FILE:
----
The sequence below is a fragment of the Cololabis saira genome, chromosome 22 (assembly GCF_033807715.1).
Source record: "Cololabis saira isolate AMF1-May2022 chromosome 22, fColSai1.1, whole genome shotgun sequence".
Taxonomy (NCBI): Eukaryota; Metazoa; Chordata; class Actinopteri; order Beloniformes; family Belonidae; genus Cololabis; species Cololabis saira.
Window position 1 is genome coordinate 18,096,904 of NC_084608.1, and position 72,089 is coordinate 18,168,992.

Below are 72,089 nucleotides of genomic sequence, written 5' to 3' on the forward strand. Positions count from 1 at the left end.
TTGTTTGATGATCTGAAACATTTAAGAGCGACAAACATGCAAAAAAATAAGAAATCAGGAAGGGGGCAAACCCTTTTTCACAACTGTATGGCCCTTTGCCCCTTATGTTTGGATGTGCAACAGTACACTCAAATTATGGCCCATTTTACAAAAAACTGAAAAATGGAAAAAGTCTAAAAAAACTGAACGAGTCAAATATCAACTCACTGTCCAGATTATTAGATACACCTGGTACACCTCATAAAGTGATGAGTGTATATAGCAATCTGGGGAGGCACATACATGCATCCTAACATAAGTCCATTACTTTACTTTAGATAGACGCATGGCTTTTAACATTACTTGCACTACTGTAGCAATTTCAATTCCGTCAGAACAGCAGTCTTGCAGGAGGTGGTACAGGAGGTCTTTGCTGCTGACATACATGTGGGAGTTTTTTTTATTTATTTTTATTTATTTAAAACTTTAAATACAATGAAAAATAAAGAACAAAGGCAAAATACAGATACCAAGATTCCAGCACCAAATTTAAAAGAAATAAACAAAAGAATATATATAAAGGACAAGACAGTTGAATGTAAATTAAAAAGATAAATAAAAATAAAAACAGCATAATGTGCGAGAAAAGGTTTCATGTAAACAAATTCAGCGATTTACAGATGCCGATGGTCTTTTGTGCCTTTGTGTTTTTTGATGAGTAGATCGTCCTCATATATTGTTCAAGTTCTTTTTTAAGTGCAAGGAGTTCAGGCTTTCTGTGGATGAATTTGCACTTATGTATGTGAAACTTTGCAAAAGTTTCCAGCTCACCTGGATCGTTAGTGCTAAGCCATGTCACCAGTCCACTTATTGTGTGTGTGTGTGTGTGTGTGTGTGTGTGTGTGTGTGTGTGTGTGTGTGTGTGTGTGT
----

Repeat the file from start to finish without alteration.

The sequence below is a fragment of the Cololabis saira genome, chromosome 22 (assembly GCF_033807715.1).
Source record: "Cololabis saira isolate AMF1-May2022 chromosome 22, fColSai1.1, whole genome shotgun sequence".
Taxonomy (NCBI): Eukaryota; Metazoa; Chordata; class Actinopteri; order Beloniformes; family Belonidae; genus Cololabis; species Cololabis saira.
Window position 1 is genome coordinate 18,096,904 of NC_084608.1, and position 72,089 is coordinate 18,168,992.

Below are 72,089 nucleotides of genomic sequence, written 5' to 3' on the forward strand. Positions count from 1 at the left end.
TTGTTTGATGATCTGAAACATTTAAGAGCGACAAACATGCAAAAAAATAAGAAATCAGGAAGGGGGCAAACCCTTTTTCACAACTGTATGGCCCTTTGCCCCTTATGTTTGGATGTGCAACAGTACACTCAAATTATGGCCCATTTTACAAAAAACTGAAAAATGGAAAAAGTCTAAAAAAACTGAACGAGTCAAATATCAACTCACTGTCCAGATTATTAGATACACCTGGTACACCTCATAAAGTGATGAGTGTATATAGCAATCTGGGGAGGCACATACATGCATCCTAACATAAGTCCATTACTTTACTTTAGATAGACGCATGGCTTTTAACATTACTTGCACTACTGTAGCAATTTCAATTCCGTCAGAACAGCAGTCTTGCAGGAGGTGGTACAGGAGGTCTTTGCTGCTGACATACATGTGGGAGTTTTTTTTATTTATTTTTATTTATTTAAAACTTTAAATACAATGAAAAATAAAGAACAAAGGCAAAATACAGATACCAAGATTCCAGCACCAAATTTAAAAGAAATAAACAAAAGAATATATATAAAGGACAAGACAGTTGAATGTAAATTAAAAAGATAAATAAAAATAAAAACAGCATAATGTGCGAGAAAAGGTTTCATGTAAACAAATTCAGCGATTTACAGATGCCGATGGTCTTTTGTGCCTTTGTGTTTTTTGATGAGTAGATCGTCCTCATATATTGTTCAAGTTCTTTTTTAAGTGCAAGGAGTTCAGGCTTTCTGTGGATGAATTTGCACTTATGTATGTGAAACTTTGCAAAAGTTTCCAGCTCACCTGGATCGTTAGTGCTAAGCCATGTCACCAGTCCACTTATTGTGTGTGTGTGTGTGTGTGTGTGTGTGTGTGTGTGTGTGTGTGTGTGTGTGTGTGTGT